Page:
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Spring: A Time of Awakening for Us in HR

by Audrey Croley Little

My remote office overlooks the backyard, and the transformation that has taken place in just a couple of months is remarkable.

Previously, the trees stood bare, with few birds in sight, the grass was a dull brown, and there were no flowers to be seen. However, now when I gaze outside, I am greeted by a stunning array of multi-colored flowers, trees in full bloom, robins gracefully soaring through the air, and rabbits joyfully playing.

Reflecting on my younger days, I used to wonder where everything disappeared to during those barren months. However, as I matured, I came to understand that they were never truly gone but rather in a state of hibernation, patiently waiting to burst forth with life once again.

Similarly, some organizations mistakenly believe that because government entities responsible for employee compliance laws aren't visibly present, they are safe from any repercussions. Oftentimes, compliance becomes a lower priority due to overwhelming busyness. Nevertheless, it is crucial for Human Resources to prioritize ensuring the company's adherence to all employment laws. As a gentle reminder, here are a few key Federal Laws: the ACA, FMLA, ADA, HIPAA, ADEA, NLRA, COBRA, OSHA, EEOC, Title VII, ERISA, USERRA, FLSA, and WARN ACT. And let's not forget that these are only a selection of the numerous Federal Laws in place. State Laws also demand attention.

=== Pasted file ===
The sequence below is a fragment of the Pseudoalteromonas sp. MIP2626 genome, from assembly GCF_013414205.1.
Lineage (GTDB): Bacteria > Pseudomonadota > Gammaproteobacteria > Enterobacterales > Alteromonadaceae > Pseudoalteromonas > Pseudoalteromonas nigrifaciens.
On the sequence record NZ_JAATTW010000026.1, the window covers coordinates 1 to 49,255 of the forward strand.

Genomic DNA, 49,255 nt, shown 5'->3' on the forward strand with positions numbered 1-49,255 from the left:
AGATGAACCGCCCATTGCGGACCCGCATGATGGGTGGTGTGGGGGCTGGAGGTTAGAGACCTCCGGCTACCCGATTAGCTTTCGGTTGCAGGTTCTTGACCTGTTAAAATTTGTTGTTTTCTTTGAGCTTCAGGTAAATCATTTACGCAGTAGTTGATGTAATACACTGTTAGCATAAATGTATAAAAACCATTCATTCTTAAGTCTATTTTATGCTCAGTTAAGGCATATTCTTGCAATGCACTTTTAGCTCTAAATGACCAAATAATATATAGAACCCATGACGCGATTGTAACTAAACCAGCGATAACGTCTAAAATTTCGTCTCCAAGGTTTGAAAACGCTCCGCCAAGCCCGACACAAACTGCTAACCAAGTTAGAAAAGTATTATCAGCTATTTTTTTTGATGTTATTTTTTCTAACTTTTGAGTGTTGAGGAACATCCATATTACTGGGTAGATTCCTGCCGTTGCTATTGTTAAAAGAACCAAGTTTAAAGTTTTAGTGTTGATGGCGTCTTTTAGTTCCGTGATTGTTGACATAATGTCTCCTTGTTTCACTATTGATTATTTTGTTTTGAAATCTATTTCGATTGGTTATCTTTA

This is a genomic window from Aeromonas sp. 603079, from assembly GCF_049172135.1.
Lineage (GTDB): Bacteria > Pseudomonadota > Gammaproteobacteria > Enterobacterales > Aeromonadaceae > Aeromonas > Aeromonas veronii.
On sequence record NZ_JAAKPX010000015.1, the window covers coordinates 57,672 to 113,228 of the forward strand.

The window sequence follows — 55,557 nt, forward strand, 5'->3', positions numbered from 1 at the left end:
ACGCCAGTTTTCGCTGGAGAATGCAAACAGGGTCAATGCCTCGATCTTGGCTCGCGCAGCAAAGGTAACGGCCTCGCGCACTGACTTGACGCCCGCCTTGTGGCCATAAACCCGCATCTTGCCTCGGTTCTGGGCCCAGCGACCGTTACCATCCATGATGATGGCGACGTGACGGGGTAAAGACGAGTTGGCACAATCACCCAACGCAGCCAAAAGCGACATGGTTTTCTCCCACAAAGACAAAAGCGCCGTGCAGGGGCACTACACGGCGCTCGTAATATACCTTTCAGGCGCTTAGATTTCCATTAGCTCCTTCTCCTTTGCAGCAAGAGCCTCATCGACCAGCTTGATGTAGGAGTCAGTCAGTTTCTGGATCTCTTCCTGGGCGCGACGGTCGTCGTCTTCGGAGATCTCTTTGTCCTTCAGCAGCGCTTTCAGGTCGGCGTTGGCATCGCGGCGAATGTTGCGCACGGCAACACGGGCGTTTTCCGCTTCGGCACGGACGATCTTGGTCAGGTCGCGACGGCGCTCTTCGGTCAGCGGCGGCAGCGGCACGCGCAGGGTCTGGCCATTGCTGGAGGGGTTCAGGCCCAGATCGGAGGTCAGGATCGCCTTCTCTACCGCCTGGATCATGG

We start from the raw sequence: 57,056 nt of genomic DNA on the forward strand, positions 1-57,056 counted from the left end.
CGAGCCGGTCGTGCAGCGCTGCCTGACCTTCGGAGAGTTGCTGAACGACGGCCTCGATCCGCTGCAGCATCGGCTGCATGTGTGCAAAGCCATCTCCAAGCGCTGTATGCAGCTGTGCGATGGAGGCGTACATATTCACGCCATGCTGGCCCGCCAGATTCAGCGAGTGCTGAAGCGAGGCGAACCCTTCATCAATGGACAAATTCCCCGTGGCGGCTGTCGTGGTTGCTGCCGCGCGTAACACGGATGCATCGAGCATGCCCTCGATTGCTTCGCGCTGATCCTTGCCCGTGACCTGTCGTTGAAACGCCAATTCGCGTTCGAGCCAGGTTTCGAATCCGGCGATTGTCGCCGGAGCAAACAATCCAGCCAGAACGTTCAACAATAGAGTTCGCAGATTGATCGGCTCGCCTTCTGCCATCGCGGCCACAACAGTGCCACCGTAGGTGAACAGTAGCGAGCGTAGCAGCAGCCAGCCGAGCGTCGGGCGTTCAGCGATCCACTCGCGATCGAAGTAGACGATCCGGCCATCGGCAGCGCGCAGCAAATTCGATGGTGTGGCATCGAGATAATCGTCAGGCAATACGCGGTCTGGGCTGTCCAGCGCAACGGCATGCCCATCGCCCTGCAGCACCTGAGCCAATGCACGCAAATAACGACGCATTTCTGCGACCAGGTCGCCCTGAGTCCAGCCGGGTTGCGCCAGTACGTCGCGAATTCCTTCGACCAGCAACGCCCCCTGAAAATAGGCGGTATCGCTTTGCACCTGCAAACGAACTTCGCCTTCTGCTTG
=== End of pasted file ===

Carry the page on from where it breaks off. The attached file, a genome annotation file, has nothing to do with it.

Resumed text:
HR Compliance, much like the dormant scenery outside, may seem to go into hibernation from time to time. However, it requires unwavering diligence at all times. The stakes are high, as an agency might single out your organization, or an employee could initiate contact with the responsible Federal or State agency regarding issues such as overtime discrepancies, harassment, or misclassifications. The consequences can have a profound impact on the organization's financial health. Instead of allocating resources towards expanding the business, rewarding employees, conducting research for new product lines, or enhancing benefits, millions of dollars may end up being spent on settlements and fees.

Consider the following figures: $100 million for failing to provide meal and rest breaks, $100 million for misclassifying drivers as independent contractors, $35 million for bank tellers alleging improper overtime payment, $16.5 million for resolving minimum-wage and overtime claims, $15 million for neglecting to compensate for pre-shift work, and $2.5 million for racial discrimination and harassment.

It is imperative to elevate compliance to its rightful place—at the top of the priority list.

So, is your house in order? If you're unsure, don't hesitate to reach out to us. We are here to assist you.


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